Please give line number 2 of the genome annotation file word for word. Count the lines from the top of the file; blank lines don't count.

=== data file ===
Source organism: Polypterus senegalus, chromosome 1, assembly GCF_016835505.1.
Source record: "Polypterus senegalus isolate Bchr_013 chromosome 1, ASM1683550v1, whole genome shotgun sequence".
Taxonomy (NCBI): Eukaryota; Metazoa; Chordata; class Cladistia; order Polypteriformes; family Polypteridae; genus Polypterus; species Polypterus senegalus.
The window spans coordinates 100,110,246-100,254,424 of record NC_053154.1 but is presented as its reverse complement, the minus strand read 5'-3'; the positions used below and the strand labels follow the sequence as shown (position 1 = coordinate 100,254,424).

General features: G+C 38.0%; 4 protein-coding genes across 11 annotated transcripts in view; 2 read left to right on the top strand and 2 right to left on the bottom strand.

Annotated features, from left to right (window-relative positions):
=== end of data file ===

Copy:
Source record: "Polypterus senegalus isolate Bchr_013 chromosome 1, ASM1683550v1, whole genome shotgun sequence".